The nasal cavity has three main functions. On the one hand, it serves to warm, clean and humidify the breathing air. The mucous membrane of the nasal cavity is primarily responsible for this function. As already mentioned, there are cilia on the surface of the mucous membrane. These hairs move rhythmically in the direction of the nose and throat, transporting small foreign particles such as dust particles.

Goblet cells are embedded between the ciliated epithelium. These produce the slime on which the foreign particles stick. The ciliated epithelium and goblet cells also work together to humidify the air we breathe. The water vapor saturation in the nasal cavity is over 90%. In addition, a network of veins in the mucous membrane of the nasal cavity ensures that the air we breathe is heated. Depending on the temperature of the breathing air, the small vessels either expand or contract. The colder it is, the stronger the blood circulation in the venous network and the more the breathing air is heated.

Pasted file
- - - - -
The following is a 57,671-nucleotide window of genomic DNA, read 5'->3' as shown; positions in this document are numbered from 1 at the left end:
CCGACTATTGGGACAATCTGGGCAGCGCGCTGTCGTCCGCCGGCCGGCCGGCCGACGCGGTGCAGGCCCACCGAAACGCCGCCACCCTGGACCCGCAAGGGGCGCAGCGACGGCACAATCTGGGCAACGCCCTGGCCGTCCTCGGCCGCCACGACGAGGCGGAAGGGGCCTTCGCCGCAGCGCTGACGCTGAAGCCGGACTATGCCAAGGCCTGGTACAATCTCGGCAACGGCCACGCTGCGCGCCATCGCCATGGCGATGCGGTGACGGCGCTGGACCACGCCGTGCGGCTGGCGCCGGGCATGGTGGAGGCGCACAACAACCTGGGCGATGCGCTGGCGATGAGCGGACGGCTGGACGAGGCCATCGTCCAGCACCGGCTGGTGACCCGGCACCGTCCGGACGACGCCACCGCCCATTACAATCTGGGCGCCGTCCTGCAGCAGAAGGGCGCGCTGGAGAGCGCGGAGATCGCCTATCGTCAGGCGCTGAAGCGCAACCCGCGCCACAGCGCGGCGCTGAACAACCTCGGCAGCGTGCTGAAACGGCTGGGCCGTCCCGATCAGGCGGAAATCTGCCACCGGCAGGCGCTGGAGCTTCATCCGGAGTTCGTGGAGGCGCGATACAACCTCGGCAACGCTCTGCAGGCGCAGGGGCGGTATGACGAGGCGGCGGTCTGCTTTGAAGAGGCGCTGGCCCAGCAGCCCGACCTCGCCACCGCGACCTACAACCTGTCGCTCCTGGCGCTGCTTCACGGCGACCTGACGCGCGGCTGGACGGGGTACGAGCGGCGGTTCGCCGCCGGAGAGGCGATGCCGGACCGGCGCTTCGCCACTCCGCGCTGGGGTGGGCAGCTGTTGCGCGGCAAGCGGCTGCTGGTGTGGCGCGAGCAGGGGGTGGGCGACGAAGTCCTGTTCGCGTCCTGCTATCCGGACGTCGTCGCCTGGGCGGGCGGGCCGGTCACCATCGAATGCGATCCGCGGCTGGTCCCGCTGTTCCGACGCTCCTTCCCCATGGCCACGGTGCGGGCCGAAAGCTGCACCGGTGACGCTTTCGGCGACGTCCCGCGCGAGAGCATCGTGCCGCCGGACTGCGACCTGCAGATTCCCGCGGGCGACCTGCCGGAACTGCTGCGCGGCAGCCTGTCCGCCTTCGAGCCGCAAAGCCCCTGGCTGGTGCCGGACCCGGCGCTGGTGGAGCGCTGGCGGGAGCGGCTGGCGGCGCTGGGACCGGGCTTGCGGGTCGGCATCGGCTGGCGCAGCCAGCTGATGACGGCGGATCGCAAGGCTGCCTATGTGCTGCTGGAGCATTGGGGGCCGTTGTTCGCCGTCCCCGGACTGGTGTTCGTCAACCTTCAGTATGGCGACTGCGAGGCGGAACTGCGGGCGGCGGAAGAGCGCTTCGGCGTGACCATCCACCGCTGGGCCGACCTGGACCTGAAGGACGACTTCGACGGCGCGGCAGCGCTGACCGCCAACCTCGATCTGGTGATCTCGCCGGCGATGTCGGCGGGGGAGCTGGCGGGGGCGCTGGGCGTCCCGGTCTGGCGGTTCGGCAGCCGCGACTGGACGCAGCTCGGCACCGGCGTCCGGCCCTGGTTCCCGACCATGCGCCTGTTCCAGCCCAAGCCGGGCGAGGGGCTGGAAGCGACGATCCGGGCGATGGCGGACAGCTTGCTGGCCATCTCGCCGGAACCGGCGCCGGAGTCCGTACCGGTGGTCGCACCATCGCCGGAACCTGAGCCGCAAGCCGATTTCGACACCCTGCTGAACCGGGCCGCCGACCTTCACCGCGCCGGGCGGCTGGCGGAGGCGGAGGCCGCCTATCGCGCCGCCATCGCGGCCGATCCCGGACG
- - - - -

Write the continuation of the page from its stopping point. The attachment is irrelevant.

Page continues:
The nasal cavity also fulfills an important function in the olfactory process, as it houses the olfactory organ. The olfactory cells embedded in the olfactory mucosa are the cell bodies of the olfactory nerve. This rises in many fine fibers through the ethmoid plate into the cranial fossa and passes on its information to the olfactory brain. In addition to these two tasks, the nasal cavity also fulfills a function as a resonance chamber for the voice.